We’ve been reporting for several months on the industry gossip about growing “playola” around streaming playlists: where external curators of popular Spotify playlists ask labels for money in return for adding their tracks to those playlists. Now Spotify is preparing to crack down on the practice, although how it enforces its new rules is another question entirely.
In a Billboard report on playola, Spotify’s global head of communications and public policy Jonathan Prince says that the streaming service’s new terms and conditions will debut this month, and will bar users from selling accounts and playlists as well as “accepting any compensation, financial or otherwise, to influence… the content included on an account or playlist”. A rule that seemingly extends to giving influential playlisters gig tickets or physical merchandise, as well as money.
Billboard suggests that playlist-pitching agencies like DigMark – now a partner of Universal Music after the label recruited its founder Jay Frank to run its global streaming marketing strategy – may be able to find loopholes in Spotify’s policy by paying playlisters for “consultancy” rather than for placing specific songs in their playlists. For now, it’ll be Spotify that’s responsible for drawing the line to cover or not cover this practice too, in the absence – for now – of guidelines from advertising authorities in its key markets.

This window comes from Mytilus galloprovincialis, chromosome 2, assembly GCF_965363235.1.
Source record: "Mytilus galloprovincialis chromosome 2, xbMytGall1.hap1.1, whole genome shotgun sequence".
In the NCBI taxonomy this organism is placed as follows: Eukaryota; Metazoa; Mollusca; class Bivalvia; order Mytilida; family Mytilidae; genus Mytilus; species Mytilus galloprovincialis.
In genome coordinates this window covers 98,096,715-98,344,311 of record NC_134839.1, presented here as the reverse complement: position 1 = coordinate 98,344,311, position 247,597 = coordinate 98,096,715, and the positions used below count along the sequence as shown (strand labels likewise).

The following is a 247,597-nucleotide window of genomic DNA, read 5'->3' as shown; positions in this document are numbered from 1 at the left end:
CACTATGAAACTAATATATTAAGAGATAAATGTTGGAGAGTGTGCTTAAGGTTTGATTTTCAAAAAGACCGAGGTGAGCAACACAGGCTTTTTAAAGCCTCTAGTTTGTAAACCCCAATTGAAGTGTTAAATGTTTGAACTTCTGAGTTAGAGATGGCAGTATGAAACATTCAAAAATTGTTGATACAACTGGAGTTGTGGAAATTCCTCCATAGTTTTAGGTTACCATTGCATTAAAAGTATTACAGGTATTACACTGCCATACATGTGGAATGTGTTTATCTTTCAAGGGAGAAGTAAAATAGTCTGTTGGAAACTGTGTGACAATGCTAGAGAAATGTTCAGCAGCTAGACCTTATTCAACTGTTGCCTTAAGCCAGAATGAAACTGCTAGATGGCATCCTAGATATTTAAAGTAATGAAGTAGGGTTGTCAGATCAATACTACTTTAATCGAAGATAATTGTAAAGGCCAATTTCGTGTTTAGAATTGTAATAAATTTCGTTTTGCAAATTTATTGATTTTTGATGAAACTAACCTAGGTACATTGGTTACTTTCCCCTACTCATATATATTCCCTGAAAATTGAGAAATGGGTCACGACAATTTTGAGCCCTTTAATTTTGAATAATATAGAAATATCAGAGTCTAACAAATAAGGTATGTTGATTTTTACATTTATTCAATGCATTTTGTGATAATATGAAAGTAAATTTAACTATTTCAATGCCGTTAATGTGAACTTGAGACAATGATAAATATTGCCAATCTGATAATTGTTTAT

Will those guidelines come? We suspect regulators are going to be monitoring the streaming music world – and playlists in particular – more carefully. There’s a clear parallel with the world of YouTube vloggers and product placement / sponsored videos, with several having had their knuckles rapped after not making it clear enough that there was a commercial relationship.
Just this week, the UK Advertising Standards Authority’s CAP team published new guidelines for vloggers: “When it comes to vloggers (or bloggers or anyone else creating editorial content) the assumption is that any mention of a brand is an independent decision of the vlogger as the ‘publisher’,” they explain. “That’s why, if there is a commercial relationship in place, it needs to be made clear.”
As things stand on Spotify, short of putting a note in the playlist description, there is no way for playlisters to make it “clear” that certain tracks’ inclusion has been paid for. It is no surprise, then, to see the streaming service taking action before regulators get involved. But as we said, policing the new policy could be challenging.
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